He only said that "we regularly distribute backups of documents that have not been published ... This one has just been placed on a very popular site right now to make sure that it has been distributed as widely as possible."
Schmitt said that the group is committed to the security concerns of the world's entire population — which may in some cases be opposed to the United States' national interests.
"WikiLeaks is a globally acting organization," he said. "In that respect we are responsible toward the people of the world and not the people or the specific interests of one particular nation."
WikiLeaks posted more than 76,900 classified military and other documents, mostly raw intelligence reports from Afghanistan, on its website July 25. The 15,000 additional documents are apparently related to that material.
The documents leaked so far illustrate the frustration of U.S. forces in fighting the protracted Afghan conflict and revived debate over the war's uncertain progress. The White House angrily denounced the leaks, saying they put the lives of Afghan informants and U.S. troops at risk.
An Army private, Bradley Manning, is jailed on suspicion of leaking classified material to WikiLeaks in a previous case. He is a "person of interest" in the latest release, the Pentagon has said.
Schmitt said that he, editor-in-chief Julian Assange and three more people work full-time for WikiLeaks, and between 800 and 1,000 volunteerwith tasks like verifying documents, programming software or legal defense.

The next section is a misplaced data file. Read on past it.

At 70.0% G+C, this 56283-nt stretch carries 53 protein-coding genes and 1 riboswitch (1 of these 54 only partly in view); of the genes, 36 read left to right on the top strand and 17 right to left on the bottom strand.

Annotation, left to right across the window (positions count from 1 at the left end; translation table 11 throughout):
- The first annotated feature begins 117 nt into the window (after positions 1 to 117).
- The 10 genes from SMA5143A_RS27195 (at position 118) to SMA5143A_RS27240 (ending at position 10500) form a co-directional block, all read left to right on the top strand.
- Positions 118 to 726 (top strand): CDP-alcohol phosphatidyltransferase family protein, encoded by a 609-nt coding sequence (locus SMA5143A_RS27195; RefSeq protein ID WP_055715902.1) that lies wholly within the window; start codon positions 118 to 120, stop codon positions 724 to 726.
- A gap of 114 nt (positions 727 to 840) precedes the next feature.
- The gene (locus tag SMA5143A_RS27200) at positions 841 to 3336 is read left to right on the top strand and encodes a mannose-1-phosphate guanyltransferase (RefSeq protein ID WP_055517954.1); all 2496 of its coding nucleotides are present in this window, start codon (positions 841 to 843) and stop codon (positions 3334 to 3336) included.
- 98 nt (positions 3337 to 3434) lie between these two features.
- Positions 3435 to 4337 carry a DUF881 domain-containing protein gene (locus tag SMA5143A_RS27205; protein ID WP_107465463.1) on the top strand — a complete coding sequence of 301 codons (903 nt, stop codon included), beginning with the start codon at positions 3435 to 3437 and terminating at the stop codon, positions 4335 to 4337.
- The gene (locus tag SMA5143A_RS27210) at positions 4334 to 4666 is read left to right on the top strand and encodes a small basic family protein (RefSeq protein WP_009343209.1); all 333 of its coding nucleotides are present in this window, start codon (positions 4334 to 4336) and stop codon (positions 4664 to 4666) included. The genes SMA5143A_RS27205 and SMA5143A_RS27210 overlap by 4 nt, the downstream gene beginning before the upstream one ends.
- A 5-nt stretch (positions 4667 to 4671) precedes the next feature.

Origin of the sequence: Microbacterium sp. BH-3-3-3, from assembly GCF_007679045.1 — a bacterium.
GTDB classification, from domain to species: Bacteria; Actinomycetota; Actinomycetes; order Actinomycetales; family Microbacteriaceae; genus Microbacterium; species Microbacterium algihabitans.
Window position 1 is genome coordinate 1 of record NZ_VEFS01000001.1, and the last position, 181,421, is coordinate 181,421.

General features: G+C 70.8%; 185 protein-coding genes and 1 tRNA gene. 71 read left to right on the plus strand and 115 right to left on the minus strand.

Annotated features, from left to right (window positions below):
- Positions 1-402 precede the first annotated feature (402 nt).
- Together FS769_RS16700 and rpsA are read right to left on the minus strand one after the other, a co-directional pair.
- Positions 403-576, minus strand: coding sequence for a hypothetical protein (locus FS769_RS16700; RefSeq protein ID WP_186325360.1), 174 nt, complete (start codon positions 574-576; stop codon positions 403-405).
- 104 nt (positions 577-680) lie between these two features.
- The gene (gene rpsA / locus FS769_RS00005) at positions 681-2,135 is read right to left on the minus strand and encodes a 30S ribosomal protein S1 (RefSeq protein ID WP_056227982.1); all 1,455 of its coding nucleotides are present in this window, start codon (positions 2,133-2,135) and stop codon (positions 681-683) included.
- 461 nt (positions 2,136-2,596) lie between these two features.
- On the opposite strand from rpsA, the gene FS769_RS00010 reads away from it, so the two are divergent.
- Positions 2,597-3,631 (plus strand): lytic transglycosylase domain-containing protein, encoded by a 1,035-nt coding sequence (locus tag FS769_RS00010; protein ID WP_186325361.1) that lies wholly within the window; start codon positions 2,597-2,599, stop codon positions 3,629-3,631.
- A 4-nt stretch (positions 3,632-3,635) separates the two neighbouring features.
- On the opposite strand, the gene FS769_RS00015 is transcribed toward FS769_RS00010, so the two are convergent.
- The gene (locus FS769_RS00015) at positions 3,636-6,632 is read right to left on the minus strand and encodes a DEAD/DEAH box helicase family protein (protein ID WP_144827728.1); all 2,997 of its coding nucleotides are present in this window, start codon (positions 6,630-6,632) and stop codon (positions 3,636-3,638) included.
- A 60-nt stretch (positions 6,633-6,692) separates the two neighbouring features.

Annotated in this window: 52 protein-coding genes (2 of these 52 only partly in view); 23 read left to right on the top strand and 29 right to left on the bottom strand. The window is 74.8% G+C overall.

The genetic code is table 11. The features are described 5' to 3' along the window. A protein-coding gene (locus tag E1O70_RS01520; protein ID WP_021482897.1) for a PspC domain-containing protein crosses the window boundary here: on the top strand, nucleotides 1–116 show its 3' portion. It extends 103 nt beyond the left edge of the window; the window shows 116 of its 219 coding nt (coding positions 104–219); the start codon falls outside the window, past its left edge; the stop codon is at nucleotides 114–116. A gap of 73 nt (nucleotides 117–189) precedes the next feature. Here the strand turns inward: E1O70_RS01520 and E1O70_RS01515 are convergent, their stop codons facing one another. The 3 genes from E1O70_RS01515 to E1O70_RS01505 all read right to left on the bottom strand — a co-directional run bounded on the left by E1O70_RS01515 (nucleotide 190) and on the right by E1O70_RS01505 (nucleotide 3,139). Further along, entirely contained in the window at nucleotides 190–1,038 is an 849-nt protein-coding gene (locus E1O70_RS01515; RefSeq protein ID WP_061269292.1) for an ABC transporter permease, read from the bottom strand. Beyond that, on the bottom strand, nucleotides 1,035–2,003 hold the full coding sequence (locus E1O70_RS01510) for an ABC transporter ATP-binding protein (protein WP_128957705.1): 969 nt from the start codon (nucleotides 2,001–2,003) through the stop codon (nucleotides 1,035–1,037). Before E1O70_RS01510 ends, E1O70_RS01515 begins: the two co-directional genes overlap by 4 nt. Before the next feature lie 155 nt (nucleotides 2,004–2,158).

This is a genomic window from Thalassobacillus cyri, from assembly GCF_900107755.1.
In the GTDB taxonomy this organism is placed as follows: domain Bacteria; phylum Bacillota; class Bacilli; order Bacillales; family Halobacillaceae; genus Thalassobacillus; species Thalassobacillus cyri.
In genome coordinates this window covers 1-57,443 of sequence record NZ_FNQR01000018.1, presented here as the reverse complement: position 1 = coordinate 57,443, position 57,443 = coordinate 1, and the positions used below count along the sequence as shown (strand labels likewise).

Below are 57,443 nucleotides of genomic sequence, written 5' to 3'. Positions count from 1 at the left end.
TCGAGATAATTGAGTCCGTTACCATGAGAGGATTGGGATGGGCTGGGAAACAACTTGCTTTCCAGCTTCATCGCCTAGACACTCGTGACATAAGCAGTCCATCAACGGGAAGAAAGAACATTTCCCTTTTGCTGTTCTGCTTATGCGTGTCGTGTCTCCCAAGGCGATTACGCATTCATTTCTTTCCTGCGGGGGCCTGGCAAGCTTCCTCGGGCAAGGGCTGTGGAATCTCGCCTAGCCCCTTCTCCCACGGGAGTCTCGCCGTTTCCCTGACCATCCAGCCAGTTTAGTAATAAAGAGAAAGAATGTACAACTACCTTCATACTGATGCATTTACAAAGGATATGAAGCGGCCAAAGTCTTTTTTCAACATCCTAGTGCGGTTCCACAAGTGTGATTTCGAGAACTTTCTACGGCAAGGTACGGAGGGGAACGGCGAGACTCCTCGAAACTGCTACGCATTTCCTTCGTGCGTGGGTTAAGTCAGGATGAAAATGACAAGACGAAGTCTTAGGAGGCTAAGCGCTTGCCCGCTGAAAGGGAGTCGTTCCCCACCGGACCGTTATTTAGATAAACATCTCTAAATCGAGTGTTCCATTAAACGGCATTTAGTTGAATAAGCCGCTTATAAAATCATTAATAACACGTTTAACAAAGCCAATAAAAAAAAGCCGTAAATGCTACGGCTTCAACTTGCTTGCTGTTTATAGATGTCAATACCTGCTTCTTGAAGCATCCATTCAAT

The group publishes their material out of "three to four dozen countries" and has had numerous attacks on its website, he said.
What To Do About Wikileaks? Not Much Can Be Done
WASHINGTON – An online whistle-blower's threat to release more classified Pentagon and State Department documents is raising difficult questions of what the government can or would do, legally, technically or even militarily to stop it.
Constrained by the global reach of the Internet, sophisticated encryption software and the domestic legal system, the answer seems to be: Not much.
But if the U.S. government believes that the release of classified documents WikiLeaks is preparing to disclose will threaten national security or put lives at risk, cyber and legal experts say the options could expand to include cyber strikes to take down the WikiLeaks website and destroy its files or covert operations to steal or disable the files.
It all sounds, at times, like a spy movie, where the possibilities extend as far as the imagination can reach. But most outsiders agree that reality is probably far less dramatic.
At the center of the drama was the posting last week of a massive 1.4 gigabyte mystery file named "Insurance" on the WikiLeaks website.
The "Insurance" file is encrypted, nearly impossible to open until WikiLeaks provides the passwords. But experts suggest that if anyone can crack it — it would be the National Security Agency.